For that is the truth about river conservation. Nobody is making fortunes from our rivers so all improvements rely on goodwill and enthusiasm; volunteer effort if you like. And it really is happening out. I have a Google news alert that flags up anything chalkstream and every week new projects pop up that are simply the product of enthusiasts - schools, clubs, associations, wildlife groups - the list goes on and on, who want to preserve our rivers. But put this EA administrative and financial burden in the way and they simply will not happen. Given the choice between spending your hard won money on gravel and chainsaws or lining the pockets of government what would you do?

The simple fact is that the EA is being both greedy and short-sighted. The net result of these proposals will be to discourage conservation work, send other projects underground and in the end the EA will be a financial loser as the applications dry up. Except of course, ironically, for all those grant aided projects which are for the most part funded by government, which makes for nothing more than robbing Peter to pay Paul.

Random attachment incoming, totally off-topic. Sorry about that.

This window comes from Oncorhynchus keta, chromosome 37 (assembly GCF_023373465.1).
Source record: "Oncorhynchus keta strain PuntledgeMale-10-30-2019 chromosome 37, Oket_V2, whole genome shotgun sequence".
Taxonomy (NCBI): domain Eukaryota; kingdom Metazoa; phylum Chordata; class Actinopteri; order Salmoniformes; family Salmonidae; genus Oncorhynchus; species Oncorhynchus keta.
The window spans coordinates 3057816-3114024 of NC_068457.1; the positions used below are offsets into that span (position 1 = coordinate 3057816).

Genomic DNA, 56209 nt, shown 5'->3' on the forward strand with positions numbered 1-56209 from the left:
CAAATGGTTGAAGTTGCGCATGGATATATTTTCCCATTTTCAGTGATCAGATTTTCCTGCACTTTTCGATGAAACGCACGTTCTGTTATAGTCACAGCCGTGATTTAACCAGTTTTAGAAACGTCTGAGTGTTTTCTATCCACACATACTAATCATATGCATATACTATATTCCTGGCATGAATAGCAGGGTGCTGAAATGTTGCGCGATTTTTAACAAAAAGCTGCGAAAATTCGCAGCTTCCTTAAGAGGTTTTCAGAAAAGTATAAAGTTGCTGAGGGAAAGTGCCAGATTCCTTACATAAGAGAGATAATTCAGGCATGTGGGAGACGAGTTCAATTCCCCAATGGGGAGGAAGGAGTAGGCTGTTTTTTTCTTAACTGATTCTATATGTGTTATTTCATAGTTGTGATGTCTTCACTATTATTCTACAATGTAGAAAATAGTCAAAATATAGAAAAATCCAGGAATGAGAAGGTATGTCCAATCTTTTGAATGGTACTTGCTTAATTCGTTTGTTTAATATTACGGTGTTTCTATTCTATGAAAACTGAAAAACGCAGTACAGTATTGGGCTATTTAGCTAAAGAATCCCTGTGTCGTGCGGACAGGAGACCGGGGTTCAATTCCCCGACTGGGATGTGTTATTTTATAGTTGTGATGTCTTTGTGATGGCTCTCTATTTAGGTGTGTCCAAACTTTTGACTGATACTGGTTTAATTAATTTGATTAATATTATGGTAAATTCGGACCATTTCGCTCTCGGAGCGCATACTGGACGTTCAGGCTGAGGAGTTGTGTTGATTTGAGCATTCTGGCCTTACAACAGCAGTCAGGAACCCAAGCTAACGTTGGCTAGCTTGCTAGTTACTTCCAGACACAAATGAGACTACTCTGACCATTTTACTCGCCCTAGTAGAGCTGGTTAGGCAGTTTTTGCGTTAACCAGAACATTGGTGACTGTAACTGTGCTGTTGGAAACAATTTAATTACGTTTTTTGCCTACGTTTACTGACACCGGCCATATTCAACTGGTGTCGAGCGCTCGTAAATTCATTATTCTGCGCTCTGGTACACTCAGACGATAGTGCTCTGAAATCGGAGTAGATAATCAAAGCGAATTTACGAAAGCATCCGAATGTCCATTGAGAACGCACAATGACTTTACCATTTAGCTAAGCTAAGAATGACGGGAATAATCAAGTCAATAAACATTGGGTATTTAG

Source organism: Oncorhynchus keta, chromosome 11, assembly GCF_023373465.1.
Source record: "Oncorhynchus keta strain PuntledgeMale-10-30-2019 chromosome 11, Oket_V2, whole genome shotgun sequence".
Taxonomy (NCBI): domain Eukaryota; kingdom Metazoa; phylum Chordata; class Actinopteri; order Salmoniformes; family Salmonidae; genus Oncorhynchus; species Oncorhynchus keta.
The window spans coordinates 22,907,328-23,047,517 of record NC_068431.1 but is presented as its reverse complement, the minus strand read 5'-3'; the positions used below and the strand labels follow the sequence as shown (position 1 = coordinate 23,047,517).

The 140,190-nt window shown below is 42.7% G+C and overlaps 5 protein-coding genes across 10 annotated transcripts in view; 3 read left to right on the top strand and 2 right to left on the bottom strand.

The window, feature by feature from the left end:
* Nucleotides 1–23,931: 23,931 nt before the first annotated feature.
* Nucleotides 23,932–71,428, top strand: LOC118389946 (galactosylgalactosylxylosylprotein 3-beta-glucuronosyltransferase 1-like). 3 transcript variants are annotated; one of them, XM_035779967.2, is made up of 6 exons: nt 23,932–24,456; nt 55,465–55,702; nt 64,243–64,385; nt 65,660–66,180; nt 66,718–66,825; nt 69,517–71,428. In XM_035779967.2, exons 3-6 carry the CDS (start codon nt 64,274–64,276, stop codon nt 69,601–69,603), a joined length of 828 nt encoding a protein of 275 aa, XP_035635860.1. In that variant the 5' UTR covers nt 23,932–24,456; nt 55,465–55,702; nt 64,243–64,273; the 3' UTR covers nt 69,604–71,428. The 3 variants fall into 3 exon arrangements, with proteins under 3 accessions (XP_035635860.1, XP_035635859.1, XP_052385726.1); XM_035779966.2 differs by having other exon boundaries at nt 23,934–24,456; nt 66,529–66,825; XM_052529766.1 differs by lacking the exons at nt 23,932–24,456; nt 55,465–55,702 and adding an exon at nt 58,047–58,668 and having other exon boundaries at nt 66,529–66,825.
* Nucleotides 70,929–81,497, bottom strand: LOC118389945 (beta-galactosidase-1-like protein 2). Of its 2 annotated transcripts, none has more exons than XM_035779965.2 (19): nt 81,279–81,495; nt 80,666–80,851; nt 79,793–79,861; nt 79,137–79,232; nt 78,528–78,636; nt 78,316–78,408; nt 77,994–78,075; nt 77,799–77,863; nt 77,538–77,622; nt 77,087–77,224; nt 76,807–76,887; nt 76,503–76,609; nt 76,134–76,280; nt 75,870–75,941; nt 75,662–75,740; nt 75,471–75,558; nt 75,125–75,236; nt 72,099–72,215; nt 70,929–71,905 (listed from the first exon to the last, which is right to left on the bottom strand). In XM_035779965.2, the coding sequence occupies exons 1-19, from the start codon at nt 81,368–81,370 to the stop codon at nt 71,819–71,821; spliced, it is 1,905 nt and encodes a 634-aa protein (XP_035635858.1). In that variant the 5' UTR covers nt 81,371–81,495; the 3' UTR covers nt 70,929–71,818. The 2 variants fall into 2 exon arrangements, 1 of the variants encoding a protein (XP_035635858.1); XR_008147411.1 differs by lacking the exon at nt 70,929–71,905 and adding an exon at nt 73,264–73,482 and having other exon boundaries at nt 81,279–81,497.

EDITORS NOTE: The deadline to respond to the EA consultation document that contain these proposals is today (26 January). The new charges are due to take effect 1 April. If you would you like to write to or email the Environment Agency with your views I can supply a draft response template which provides the postal and email addresses for your submissions. Or visit the EA web site here 


THINGS YOU MAY NOT WANT TO BUY

I confess I am a sucker for any headline that screams The 10 Best new Bits of Gear or some such.  
Field & Stream the US magazine are masters at this. I am the very personification of the click bait they seek and today, once again they got me: New Gear For The Warm-Water Fly Addict.

Well, I'm not really into large-mouthed bass, but hey it's all fly fishing so I had to look. Oh dear. I do wonder who a) invents these things b) puts them into production c) markets them in an absolute belief of success.  
 
O'Pros Clip Rod Holder
O'Pros Dragon Fly Belt Clip Rod Holder